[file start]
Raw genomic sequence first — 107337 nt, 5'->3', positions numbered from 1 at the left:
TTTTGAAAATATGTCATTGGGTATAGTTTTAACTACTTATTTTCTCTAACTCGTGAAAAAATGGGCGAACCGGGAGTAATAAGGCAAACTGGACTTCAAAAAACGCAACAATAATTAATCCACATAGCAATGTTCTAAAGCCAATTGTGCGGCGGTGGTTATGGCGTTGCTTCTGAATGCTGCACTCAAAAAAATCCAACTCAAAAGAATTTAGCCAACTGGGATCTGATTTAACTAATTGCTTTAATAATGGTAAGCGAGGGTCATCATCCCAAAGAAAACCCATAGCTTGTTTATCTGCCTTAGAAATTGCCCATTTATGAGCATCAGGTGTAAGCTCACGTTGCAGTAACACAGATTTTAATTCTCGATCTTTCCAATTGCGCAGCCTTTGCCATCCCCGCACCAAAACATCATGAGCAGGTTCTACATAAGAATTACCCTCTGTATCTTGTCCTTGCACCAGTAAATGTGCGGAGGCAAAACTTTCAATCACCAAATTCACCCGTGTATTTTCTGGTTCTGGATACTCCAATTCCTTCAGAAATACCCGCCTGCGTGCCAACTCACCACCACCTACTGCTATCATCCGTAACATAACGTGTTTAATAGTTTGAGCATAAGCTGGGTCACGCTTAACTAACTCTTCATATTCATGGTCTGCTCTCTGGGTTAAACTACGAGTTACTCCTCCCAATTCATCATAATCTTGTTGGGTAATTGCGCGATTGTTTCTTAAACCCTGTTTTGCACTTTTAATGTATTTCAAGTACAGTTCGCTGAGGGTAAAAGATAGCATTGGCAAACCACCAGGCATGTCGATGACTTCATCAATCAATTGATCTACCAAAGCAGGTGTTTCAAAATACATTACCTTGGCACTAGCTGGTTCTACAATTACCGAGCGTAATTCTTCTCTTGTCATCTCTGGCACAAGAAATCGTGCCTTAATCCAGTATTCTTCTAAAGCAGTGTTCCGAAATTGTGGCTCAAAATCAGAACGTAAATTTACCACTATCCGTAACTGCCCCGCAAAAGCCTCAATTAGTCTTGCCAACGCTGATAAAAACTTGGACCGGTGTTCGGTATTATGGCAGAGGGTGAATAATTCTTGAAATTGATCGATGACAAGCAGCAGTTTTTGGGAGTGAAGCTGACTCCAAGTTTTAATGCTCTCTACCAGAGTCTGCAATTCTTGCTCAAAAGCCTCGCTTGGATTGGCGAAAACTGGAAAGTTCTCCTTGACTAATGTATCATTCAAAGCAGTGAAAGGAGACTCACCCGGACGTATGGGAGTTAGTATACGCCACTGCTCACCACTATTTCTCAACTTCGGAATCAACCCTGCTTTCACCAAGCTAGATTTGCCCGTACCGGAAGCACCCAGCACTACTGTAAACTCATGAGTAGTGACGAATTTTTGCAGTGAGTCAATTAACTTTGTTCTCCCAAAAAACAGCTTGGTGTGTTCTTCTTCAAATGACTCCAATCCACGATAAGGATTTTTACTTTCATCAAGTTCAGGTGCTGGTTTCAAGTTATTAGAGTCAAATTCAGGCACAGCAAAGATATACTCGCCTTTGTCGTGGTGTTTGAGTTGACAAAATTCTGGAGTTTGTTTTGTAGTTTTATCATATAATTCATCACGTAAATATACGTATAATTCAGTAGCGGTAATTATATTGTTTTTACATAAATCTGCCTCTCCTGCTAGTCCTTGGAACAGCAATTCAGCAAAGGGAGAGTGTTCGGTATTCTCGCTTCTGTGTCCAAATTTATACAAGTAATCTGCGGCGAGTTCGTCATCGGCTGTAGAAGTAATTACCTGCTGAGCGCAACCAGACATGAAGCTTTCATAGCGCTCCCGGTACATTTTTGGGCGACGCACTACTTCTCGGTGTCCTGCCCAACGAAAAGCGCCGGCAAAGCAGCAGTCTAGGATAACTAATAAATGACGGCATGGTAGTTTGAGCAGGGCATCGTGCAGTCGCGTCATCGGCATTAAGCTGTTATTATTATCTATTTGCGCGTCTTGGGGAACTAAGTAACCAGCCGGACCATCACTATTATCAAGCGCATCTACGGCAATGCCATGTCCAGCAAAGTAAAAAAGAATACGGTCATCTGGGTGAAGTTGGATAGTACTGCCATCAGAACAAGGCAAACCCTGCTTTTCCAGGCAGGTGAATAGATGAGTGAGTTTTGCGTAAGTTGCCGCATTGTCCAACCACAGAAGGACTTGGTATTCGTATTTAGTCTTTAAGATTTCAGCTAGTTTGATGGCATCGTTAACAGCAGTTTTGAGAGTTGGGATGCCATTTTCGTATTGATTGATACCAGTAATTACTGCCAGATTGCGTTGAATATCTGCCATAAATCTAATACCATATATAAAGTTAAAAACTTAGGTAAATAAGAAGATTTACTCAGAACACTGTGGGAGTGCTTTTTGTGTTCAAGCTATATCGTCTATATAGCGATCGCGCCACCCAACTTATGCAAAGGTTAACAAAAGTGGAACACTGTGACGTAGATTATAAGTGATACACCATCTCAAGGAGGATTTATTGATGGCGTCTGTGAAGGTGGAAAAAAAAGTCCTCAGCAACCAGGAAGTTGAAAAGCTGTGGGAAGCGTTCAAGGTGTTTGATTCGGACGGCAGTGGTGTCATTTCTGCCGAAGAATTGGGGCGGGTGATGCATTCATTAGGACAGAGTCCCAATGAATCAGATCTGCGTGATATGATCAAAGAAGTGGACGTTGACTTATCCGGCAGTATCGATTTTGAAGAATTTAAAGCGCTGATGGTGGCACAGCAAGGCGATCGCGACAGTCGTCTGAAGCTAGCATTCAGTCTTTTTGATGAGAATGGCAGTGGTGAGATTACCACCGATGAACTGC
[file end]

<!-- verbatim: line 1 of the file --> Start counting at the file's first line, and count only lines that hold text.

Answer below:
Raw genomic sequence first — 107337 nt, 5'->3', positions numbered from 1 at the left: